The Casa Nova Street in Nazareth houses one of the most famous pilgrimage centers in the Holy Land — the Basilica of the Annunciation. It was built on the site believed to be Mary’s home, where the Angel Gabriel visited her and announced that she will carry the Son of God. The Basilica sports a modern architectural style and colorful decorations. It enshrines a sunken grotto, which contains the traditional cave-home of the Virgin. Here, a Latin inscription says, “Here, the Word was made flesh.” Remnants of churches from the Crusades and Byzantine era surround the grotto.

15. The City of David

This is a 3,000-year-old site built when King David left Hebron and settled in a small hilltop area now called Jerusalem. The City of David houses the Gihon spring, which has been the city’s water source for a thousand years. Visitors can see excavations of stepped stone structures about 60 feet high, believed to have been part of the king’s palace. It also covers the House of Ahiel, a typical, ancient, four-room house. Visitors can also trek through the 2,700-year-old Siloam tunnel that leads to the pool. The site holds tours that narrate how David united the Israelites in the Holy Land, Israel.

16. The Temple Mount

An elevated plaza believed to have been the site where Abraham took his son, Isaac, to be sacrificed. The site also once held an ancient Jewish temple built by Solomon. According to Islamic tradition, it is the site of Muhammad’s ascent to heaven. It contains the Al-Aqsa Mosque and the Dome of the Rock. Non-Muslim visitors are allowed in the Temple Mount, but prayer is forbidden.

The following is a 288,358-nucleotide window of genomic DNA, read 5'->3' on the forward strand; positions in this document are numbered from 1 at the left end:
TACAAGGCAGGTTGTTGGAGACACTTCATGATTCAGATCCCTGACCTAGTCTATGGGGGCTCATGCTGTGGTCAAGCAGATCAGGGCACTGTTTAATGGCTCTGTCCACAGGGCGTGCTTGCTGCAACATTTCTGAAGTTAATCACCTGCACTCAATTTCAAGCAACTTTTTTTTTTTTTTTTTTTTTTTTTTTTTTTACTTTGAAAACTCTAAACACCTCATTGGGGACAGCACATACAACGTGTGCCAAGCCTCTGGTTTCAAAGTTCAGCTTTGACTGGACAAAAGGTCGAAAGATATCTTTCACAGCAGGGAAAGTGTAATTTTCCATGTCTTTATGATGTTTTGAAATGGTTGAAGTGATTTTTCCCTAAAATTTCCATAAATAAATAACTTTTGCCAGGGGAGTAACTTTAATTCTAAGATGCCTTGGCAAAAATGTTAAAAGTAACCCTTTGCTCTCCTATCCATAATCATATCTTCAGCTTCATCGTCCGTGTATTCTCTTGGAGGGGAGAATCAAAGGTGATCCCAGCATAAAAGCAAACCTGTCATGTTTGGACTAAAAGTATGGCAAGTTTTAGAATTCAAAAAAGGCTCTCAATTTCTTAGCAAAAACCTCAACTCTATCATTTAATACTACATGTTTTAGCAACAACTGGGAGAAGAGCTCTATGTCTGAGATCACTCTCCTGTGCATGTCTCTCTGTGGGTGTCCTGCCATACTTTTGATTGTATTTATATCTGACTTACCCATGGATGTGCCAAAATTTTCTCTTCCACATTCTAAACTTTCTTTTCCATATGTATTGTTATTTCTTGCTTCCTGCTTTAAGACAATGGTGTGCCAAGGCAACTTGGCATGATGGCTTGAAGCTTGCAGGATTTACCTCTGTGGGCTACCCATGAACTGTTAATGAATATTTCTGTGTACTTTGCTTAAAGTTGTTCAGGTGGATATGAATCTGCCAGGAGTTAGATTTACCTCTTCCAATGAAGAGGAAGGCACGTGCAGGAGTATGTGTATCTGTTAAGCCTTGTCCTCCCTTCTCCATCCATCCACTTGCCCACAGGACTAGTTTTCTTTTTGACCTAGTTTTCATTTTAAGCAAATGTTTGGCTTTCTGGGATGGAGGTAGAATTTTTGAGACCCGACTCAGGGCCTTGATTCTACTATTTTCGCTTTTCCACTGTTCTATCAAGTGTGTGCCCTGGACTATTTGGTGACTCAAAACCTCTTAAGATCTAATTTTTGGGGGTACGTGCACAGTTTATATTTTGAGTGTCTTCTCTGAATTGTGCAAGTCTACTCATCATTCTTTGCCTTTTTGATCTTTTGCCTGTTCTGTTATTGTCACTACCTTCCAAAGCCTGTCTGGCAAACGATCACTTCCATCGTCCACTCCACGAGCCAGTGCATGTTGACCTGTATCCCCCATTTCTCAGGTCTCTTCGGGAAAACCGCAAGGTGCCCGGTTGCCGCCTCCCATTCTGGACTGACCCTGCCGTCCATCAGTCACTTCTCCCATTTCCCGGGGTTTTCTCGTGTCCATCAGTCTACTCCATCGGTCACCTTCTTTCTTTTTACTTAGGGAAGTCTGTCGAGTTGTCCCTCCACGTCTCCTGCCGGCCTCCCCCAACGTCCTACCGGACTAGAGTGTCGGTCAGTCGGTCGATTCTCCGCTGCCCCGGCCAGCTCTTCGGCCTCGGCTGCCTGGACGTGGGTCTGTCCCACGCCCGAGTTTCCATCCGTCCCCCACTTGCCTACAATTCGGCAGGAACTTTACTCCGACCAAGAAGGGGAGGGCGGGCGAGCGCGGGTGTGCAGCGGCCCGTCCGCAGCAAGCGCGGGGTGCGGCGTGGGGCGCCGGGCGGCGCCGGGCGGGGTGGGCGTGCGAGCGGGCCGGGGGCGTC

17. Al-Aqsa Mosque

Topped with a silver dome, the Al-Aqsa Mosque is the biggest mosque in Jerusalem and accommodates up to 5000 worshippers. Al Aqsa means “the farthest,” in reference to Muhammad’s journey to heaven to receive instructions from Allah. It’s one of the holiest places in Islam, alongside Medina and Mecca. It’s not always a part of a Catholic pilgrimage to Israel, but non-Muslims are allowed They’re not allowed to pray, however.

18. The Dome of the Rock

People from all over Jerusalem can see the Dome of the Rock, especially its beautiful, golden dome. It’s built over the sacred stone where Muhammad ascended to the throne of God. Muslims consider it a shrine and not a mosque. A moon tops the dome, and multi-colored Turkish tiles adorn the exterior. Non-Muslims are not allowed inside.

19. The Western Wall

This is a part of a great Jewish temple built by King Herod in 20 BCE. When the Romans destroyed the temple in 70 CE, this portion of the wall survived. As a remnant of the ancient temple, it is one of the holiest places in the Jewish tradition. It’s open to visitors all day, even those on a Christian pilgrimage to Israel. It’s customary to write short prayers and leave the paper in the crevices of the wall.

For a full list of attractions to visit in Israel, read Main Israel Destinations and Attractions.

Dome of the Rock
Dome of the Rock

A Sample 10-Day Itinerary

With so many beautiful places to visit, creating your own schedule can be daunting if you’re not a part of a Holy Land tour from Manila. So, we created a sample itinerary that includes the must-see places in the country (with picturesque destinations in Egypt and Jordan, as well).

Day 1. Depart from the Philippines and arrive at Egypt, the Land of the Pharaohs. Explore the Hanging Church in Cairo, which is dedicated to the Virgin Mary and admire its 14th-century Nativity painting. Visit the Church of St. Sergius and Bacchus, which is built over a cave where the Virgin, Joseph, and the infant Jesus stayed during their flight to Egypt.

Day 2. Go back in time and visit Old Cairo, where the Pyramids of Giza and the Great Sphinx stand. Tour the Egyptian Museum, which houses Tutankhamen’s possessions and ancient Egyptian treasures.

Day 3. Head to the border town of Taba and cross to Eilat to enter the Holy Land, Israel. Drive to Jericho and visit the Mount of Temptation. Proceed to the Mount of Olives and see a panorama of Jerusalem. Say a prayer at the Ascension Chapel and the Church of Pater Noster.

Day 4. At the foot of the Mount of Olives, visit the Tomb of Mary, the Garden of Gethsemane, and the Church of All Nations.

Day 5. Proceed to the Church of St. Anne and then to the Temple Mount. Head to Via Dolorosa and walk along the route, which ends at the Church of the Holy Sepulchre. Then, cross the Old City of Jerusalem to the Western Wall.